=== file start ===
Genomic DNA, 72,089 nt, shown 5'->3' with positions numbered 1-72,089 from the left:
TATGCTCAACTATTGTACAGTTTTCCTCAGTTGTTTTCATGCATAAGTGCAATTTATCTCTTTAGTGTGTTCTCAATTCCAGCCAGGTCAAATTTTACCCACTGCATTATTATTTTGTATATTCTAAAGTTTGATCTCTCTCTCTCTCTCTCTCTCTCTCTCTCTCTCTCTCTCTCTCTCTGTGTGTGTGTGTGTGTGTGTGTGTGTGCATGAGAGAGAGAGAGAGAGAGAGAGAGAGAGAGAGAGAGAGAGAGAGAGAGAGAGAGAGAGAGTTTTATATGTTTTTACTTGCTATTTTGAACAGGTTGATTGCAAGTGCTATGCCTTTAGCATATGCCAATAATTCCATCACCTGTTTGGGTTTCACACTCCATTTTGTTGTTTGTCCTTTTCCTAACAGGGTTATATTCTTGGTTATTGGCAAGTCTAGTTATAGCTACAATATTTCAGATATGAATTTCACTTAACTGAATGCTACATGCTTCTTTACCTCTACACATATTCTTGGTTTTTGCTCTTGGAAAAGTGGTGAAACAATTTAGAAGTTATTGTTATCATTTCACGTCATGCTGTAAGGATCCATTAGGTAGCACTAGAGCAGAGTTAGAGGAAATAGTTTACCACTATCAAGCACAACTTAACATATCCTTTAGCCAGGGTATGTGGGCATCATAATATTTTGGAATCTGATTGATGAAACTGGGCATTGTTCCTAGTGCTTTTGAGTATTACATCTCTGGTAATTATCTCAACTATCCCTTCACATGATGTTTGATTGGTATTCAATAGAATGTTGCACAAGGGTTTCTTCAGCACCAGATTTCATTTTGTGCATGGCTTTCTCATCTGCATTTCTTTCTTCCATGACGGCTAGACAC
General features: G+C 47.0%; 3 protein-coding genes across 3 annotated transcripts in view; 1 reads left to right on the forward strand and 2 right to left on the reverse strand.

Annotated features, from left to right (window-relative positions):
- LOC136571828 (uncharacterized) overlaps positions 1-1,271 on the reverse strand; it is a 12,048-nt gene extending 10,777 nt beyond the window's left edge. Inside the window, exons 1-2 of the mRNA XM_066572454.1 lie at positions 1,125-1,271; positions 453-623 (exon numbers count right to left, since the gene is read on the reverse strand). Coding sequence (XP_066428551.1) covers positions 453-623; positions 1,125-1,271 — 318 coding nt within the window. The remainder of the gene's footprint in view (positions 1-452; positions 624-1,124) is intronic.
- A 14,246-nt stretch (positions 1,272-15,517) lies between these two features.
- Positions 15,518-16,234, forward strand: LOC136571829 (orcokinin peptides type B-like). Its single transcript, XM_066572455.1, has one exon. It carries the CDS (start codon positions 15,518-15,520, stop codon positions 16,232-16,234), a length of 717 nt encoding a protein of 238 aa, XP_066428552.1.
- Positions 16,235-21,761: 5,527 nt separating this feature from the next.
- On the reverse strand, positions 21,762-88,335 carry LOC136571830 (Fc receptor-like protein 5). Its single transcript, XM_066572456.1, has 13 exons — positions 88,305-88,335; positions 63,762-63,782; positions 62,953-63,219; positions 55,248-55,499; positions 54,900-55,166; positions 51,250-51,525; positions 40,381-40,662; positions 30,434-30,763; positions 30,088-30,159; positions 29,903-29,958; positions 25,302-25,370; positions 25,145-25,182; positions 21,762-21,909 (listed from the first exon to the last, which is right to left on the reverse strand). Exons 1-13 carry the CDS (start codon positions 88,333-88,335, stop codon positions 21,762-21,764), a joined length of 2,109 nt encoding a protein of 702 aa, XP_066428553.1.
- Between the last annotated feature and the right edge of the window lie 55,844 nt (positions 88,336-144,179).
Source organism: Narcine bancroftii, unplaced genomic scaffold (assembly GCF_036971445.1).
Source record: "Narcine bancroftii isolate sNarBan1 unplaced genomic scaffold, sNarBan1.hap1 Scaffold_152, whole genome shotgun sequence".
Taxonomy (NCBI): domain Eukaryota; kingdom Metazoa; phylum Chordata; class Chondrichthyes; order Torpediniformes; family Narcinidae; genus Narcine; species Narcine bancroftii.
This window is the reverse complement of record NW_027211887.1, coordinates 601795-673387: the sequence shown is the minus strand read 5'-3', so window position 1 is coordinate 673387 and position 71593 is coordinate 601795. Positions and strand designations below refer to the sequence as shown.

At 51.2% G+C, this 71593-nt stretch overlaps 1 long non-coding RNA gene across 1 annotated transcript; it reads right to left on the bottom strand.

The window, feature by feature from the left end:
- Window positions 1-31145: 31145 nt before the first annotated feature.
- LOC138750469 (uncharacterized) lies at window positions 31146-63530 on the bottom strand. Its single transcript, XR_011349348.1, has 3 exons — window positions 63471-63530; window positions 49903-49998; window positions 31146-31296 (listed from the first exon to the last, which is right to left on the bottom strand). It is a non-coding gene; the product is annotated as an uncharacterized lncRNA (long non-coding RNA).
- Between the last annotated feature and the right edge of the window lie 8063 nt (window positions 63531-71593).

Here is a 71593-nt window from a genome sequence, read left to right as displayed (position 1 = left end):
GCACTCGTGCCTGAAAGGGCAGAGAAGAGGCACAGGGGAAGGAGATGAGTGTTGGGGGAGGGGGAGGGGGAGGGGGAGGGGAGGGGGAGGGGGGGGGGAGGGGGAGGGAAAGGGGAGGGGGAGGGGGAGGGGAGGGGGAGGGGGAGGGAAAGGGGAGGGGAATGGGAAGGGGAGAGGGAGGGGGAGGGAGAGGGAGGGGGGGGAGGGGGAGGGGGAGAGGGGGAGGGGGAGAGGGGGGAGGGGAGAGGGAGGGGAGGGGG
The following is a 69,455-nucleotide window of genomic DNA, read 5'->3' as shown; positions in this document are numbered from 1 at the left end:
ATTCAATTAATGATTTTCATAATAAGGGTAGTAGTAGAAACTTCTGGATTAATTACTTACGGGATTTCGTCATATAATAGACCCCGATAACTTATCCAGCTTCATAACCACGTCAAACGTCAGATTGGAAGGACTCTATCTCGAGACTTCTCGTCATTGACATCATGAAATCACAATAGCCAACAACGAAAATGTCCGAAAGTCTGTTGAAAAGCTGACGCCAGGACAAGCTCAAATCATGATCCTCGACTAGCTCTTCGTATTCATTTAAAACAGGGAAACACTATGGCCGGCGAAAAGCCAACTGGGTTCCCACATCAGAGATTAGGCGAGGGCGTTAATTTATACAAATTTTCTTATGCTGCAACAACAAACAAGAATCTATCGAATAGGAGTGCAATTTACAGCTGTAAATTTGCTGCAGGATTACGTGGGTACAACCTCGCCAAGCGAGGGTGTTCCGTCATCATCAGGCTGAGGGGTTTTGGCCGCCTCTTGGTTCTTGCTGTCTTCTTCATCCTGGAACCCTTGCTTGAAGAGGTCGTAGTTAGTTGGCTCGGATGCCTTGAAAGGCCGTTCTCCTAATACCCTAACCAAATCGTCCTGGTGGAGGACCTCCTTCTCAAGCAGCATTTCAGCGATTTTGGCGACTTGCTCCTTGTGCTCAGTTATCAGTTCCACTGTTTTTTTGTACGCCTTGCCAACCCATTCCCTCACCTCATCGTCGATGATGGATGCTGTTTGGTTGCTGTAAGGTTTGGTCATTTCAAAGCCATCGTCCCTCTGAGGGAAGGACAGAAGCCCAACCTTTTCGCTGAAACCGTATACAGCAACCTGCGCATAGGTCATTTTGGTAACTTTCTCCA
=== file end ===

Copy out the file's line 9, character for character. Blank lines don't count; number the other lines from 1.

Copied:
- On the reverse strand, positions 21,762-88,335 carry LOC136571830 (Fc receptor-like protein 5). Its single transcript, XM_066572456.1, has 13 exons — positions 88,305-88,335; positions 63,762-63,782; positions 62,953-63,219; positions 55,248-55,499; positions 54,900-55,166; positions 51,250-51,525; positions 40,381-40,662; positions 30,434-30,763; positions 30,088-30,159; positions 29,903-29,958; positions 25,302-25,370; positions 25,145-25,182; positions 21,762-21,909 (listed from the first exon to the last, which is right to left on the reverse strand). Exons 1-13 carry the CDS (start codon positions 88,333-88,335, stop codon positions 21,762-21,764), a joined length of 2,109 nt encoding a protein of 702 aa, XP_066428553.1.